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The Albany Plan Of Union Of 1754

The Albany Plan of Union of 1754 was a plan of uniting the American colonies in such a way that it had never happened previously. Despite the fact that it has never been implemented, it was, however, foreshadowed in the later unification of the United States of America. The main reason why Franklin came up with Albany’s plan of union was to unite the French and the Indians who were fighting.

The French had started constructing some forts, which they aimed to connect Lake Erie and River Ohio. George Washington, who was the Governor of Virginia at that time, had to send some warning to the French and inform them that the land belonged to the British. However, the French decided to ignore the advice Washington gave them, and it was indeed the fact that the property was granted to Virginia by the Charter of the year 1609.

The proposal was made as a way of bringing the British colonies together under the same direction as the government. The urge to return these nations together was justified due to the necessity for defence against consequences and threats which was posed by the French and Indian War. The idea by Benjamin Franklin was one among many other plans which were presented by different delegates who participated in the Albany Congress.

Benjamin Franklin was elected along with William Hunter as the postmaster general of the Colonies. During his travels, while working in the postal offices, he graduated from Harvard University, where he attained his degree. When Franklin was removed from the postal office, the Company made no profit again compared to when Franklin was working there. The commissioner from a northern colony met at Albany to consider the difficulties that have always occurred in general and to determine necessary measures in the common defence.

Moreover, it was meant to stop the French from invading the insults of the French to the British Dominions. During this time, Franklyn was a very active participant in economy building. Franklin was envisioned politically by stating a president was supposed to be appointed by a crown and a grand coalition of both administrators. However, he said that his plans were probably the best compromise for all the interests which would have been the best compromise.

The manner in which the Union was formed to establish this union is the next point. When the colonies were seldom considered all in equal danger at a particular time, sensibly, or even similar to risk, and the Union was thought to bring them together. Most of these colonies are jealous of each other, and therefore, forming a union will make them feel much equal. The provinces went forward and sketched a plan, which was done in a very concise and p[plain manner. The sketch was just meant to provide sufficient space for them to share their sentiments for the kind of union that would suit the circumstances of their retreat. Most importantly, it was meant to promote the interest of the British Empire as well as support the services of his majesty.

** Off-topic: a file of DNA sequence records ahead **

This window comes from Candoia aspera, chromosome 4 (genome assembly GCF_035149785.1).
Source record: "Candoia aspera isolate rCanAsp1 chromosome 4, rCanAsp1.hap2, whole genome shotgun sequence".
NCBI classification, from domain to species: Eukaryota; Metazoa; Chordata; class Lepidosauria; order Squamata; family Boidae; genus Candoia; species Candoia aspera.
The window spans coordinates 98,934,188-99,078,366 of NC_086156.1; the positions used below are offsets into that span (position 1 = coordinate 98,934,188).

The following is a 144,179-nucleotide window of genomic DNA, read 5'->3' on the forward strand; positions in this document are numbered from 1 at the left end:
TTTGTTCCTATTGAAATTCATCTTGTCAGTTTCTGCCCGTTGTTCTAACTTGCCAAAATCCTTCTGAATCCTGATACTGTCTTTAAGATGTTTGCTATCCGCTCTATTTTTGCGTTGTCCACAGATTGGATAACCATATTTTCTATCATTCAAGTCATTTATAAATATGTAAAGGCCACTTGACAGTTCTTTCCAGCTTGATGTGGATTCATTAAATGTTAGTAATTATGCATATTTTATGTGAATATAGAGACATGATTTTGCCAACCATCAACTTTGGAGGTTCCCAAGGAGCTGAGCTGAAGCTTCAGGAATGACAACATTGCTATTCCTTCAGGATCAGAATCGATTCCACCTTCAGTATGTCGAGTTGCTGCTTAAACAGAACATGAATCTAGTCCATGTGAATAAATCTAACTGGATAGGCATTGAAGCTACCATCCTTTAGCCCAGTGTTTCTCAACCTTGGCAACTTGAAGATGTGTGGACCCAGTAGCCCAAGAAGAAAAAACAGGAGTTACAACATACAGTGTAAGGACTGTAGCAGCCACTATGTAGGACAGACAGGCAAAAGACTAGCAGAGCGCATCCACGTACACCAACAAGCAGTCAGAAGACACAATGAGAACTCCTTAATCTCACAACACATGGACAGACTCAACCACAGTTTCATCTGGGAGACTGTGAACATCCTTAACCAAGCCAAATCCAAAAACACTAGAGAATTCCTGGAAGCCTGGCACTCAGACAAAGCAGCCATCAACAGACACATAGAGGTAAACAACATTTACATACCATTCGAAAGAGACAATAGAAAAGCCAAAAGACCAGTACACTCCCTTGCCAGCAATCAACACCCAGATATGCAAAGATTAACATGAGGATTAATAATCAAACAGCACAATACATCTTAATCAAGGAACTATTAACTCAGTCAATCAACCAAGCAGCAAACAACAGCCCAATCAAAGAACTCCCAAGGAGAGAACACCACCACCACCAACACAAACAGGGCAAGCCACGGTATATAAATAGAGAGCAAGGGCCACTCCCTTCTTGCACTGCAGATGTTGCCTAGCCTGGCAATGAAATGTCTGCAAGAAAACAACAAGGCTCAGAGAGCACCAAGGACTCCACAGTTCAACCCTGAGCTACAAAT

The most exciting thing is that Franklin had proposed a plan which he meant to unify the British Colonies which expected that all the colonies would be under a central government and be moving the same direction as early as 1751. He thought that when the crown appointed the president, it would merely mean that all the disputes between the colonies would come to an end. The plan was to consist of two branches: the President, who would be appointed by the crown, and the Council, who would be a choice of the people.

Within a few months after the passing of the act and acceptance of the proposal, the House of Representatives should settle within that time and choose members of the council who will follow the proportion as outlined in the plan. The purpose of the commission is to assist the president, and each colony must have a number of their representative on the council. It is like the executive as well as the legislative arms of government, which work together to help the president achieve his goals and carry out his duties. In his plan, Franklin stated that many challenges, such as finances, national defence, and different tribes, were among the issues that affected the post-independence government.

Franklin would meet the new province governor to advise him on what to do as a way of avoiding conflicts and turbulence. He informed him for him to be in a safer place from the problems associated with the governorship, he should start arguing with the Assembly. However, an argument was a thing for Morris. He liked discussion, and his never arguing with the assembly would be a very odd thing. The book about the Albany Plan by Benjamin Franklin is very crucial since it enables us to understand what was happening during colonial times. More so, it is accurate since the author was involved in the events that were taking place at that given time. More so, it explains how the British Colony was fighting over some favours from the crown. The book has some elements of bias since the author has some power aspirations, too. He also aspired to run some political functions in the government.

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